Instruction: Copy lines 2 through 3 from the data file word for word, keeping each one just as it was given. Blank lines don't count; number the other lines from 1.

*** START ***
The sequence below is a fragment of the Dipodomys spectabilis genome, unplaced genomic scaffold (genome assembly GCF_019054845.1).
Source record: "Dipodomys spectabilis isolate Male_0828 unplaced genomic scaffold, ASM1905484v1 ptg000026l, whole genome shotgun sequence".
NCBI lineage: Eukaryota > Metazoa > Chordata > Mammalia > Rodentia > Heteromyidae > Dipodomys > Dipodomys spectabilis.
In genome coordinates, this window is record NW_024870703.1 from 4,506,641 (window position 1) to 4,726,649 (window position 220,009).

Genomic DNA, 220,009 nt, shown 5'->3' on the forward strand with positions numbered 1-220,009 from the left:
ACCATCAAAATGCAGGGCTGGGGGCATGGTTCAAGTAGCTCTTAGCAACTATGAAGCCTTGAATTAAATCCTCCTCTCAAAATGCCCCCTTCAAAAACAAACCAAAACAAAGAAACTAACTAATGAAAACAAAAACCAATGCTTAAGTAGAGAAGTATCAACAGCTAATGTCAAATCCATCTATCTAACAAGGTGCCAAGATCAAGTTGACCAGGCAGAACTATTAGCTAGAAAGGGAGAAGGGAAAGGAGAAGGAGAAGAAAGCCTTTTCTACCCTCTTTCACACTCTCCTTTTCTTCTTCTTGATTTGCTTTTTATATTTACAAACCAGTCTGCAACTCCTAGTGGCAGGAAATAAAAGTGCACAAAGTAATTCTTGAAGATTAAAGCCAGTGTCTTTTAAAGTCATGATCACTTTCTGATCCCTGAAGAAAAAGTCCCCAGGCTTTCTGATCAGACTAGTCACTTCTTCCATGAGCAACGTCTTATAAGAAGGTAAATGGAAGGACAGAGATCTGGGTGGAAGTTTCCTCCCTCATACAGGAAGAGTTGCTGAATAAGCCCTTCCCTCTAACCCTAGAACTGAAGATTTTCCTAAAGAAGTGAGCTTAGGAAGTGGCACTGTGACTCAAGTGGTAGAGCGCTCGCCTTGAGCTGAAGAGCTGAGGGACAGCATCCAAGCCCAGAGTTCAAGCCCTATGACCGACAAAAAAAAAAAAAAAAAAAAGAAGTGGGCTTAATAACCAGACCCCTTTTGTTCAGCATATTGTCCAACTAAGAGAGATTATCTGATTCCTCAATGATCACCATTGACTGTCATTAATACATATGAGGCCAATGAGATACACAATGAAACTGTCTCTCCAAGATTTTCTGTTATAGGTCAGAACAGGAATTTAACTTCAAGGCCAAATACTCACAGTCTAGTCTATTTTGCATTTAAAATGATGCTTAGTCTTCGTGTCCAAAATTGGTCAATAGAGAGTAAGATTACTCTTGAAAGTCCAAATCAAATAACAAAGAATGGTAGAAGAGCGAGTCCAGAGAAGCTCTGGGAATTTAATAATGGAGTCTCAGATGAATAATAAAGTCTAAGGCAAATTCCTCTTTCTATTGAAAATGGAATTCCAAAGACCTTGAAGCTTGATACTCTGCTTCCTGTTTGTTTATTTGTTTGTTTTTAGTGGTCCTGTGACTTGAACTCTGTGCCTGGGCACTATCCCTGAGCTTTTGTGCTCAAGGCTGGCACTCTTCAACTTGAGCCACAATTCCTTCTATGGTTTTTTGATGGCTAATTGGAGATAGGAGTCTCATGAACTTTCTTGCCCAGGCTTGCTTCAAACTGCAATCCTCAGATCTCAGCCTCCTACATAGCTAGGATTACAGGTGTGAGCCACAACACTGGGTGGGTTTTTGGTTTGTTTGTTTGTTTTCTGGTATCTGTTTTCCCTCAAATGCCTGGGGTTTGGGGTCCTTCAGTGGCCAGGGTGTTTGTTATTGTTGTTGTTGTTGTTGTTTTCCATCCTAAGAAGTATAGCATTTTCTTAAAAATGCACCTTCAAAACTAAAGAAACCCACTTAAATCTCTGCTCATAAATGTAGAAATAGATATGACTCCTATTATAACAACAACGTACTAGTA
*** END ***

Source record: "Dipodomys spectabilis isolate Male_0828 unplaced genomic scaffold, ASM1905484v1 ptg000026l, whole genome shotgun sequence".
NCBI lineage: Eukaryota > Metazoa > Chordata > Mammalia > Rodentia > Heteromyidae > Dipodomys > Dipodomys spectabilis.